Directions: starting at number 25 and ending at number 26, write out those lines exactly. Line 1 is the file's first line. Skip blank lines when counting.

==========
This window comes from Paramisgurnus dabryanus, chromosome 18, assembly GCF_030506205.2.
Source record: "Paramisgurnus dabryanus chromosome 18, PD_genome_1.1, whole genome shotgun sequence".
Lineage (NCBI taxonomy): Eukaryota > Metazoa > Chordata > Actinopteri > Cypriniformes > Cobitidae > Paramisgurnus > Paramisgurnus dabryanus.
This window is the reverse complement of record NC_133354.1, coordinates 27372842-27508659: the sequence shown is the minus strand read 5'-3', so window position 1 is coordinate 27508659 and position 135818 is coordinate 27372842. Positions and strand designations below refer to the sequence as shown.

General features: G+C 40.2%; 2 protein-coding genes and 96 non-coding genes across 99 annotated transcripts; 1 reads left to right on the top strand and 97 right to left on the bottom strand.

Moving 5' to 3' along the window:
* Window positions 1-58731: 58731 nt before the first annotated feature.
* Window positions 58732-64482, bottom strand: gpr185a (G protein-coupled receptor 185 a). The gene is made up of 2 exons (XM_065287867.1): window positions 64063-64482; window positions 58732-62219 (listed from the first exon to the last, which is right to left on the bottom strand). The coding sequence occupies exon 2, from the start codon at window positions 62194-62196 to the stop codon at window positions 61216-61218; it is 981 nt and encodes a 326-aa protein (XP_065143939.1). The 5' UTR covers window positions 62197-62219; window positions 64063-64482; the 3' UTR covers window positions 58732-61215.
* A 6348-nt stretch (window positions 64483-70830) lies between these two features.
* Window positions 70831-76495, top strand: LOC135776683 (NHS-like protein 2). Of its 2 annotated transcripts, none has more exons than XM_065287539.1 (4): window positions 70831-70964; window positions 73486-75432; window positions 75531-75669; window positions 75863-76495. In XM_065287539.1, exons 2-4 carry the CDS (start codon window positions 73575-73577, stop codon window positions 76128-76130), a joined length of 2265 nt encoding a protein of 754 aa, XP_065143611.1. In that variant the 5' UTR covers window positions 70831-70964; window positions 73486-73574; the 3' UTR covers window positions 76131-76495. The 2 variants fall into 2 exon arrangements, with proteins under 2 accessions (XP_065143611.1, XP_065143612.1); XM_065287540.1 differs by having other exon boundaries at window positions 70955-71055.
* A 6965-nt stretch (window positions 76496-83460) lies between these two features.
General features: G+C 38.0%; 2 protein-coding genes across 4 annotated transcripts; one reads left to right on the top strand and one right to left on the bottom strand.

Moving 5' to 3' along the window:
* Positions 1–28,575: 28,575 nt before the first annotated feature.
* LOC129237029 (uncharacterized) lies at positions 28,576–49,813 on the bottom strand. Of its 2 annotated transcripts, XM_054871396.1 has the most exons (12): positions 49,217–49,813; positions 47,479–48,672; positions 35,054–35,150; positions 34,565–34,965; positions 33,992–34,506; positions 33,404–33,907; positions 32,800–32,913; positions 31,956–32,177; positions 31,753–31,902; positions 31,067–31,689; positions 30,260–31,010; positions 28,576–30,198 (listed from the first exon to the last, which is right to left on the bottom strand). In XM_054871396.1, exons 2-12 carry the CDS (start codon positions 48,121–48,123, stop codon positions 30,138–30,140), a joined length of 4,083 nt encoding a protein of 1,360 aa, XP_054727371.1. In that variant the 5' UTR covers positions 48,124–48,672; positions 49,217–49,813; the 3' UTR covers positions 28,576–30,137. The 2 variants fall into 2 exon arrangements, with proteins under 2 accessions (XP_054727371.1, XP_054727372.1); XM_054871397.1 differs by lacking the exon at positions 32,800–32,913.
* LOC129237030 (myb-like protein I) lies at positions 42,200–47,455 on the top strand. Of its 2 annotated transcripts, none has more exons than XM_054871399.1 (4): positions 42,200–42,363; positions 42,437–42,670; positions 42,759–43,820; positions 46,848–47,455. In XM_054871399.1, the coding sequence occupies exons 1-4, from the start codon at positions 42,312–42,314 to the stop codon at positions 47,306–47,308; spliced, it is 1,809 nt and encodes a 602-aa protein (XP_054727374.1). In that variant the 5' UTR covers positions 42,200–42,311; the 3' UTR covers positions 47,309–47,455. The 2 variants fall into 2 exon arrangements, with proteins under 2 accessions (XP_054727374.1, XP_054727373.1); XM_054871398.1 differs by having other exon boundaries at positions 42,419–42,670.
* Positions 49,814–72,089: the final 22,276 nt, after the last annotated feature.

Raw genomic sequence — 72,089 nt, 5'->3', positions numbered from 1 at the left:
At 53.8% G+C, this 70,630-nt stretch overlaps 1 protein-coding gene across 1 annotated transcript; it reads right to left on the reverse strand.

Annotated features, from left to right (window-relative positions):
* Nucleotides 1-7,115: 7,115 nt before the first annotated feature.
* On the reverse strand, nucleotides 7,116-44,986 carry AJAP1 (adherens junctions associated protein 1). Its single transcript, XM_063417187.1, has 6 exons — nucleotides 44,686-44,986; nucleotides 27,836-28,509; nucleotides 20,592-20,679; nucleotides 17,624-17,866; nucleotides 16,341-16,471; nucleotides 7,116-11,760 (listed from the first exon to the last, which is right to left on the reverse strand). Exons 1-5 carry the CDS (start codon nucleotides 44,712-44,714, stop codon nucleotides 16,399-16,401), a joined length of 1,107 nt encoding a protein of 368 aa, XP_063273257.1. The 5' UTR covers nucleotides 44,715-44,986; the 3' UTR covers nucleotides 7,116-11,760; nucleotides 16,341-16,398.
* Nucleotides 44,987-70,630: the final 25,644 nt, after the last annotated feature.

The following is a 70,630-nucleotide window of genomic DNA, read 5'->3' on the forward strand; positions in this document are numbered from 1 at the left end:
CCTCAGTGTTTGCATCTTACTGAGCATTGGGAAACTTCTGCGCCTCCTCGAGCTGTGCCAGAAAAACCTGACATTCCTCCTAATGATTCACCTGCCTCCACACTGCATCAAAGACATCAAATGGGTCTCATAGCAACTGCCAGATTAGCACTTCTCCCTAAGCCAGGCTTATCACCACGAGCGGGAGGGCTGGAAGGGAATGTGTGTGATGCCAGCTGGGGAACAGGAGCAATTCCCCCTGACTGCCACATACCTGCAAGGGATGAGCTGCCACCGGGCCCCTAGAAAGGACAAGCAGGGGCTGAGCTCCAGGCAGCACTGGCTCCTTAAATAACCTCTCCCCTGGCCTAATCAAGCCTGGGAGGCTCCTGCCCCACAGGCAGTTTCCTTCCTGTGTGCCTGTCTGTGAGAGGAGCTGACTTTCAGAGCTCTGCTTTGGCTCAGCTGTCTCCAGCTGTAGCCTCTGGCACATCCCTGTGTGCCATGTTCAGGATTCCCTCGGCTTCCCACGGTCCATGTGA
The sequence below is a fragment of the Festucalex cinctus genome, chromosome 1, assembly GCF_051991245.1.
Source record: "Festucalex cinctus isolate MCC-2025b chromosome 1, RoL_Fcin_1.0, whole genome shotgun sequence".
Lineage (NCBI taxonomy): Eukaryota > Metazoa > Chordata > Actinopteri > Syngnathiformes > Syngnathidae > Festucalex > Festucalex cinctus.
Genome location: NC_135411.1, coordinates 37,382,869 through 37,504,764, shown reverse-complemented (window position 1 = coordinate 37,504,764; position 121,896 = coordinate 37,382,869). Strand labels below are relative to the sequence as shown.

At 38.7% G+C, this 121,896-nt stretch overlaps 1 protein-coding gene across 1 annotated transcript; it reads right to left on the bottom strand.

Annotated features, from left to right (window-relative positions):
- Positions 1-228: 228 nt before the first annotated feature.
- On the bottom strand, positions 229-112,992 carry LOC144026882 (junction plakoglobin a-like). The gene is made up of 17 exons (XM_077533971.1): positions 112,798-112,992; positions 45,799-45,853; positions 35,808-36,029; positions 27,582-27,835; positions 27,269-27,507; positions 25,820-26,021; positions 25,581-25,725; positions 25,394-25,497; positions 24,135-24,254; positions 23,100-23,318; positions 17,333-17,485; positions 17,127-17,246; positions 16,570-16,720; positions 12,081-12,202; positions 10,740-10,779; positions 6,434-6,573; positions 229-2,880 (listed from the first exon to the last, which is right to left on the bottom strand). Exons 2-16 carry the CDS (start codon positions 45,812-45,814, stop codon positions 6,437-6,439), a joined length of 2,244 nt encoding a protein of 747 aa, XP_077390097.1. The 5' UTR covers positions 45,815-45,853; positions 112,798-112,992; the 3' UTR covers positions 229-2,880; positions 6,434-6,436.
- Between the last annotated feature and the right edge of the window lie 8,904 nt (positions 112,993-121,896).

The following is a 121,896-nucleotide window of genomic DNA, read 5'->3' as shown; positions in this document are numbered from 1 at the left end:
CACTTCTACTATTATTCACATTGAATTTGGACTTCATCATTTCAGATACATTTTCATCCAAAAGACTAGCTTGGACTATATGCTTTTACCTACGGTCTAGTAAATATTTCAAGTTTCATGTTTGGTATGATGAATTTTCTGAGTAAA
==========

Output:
CCTCAGTGTTTGCATCTTACTGAGCATTGGGAAACTTCTGCGCCTCCTCGAGCTGTGCCAGAAAAACCTGACATTCCTCCTAATGATTCACCTGCCTCCACACTGCATCAAAGACATCAAATGGGTCTCATAGCAACTGCCAGATTAGCACTTCTCCCTAAGCCAGGCTTATCACCACGAGCGGGAGGGCTGGAAGGGAATGTGTGTGATGCCAGCTGGGGAACAGGAGCAATTCCCCCTGACTGCCACATACCTGCAAGGGATGAGCTGCCACCGGGCCCCTAGAAAGGACAAGCAGGGGCTGAGCTCCAGGCAGCACTGGCTCCTTAAATAACCTCTCCCCTGGCCTAATCAAGCCTGGGAGGCTCCTGCCCCACAGGCAGTTTCCTTCCTGTGTGCCTGTCTGTGAGAGGAGCTGACTTTCAGAGCTCTGCTTTGGCTCAGCTGTCTCCAGCTGTAGCCTCTGGCACATCCCTGTGTGCCATGTTCAGGATTCCCTCGGCTTCCCACGGTCCATGTGA
The sequence below is a fragment of the Festucalex cinctus genome, chromosome 1, assembly GCF_051991245.1.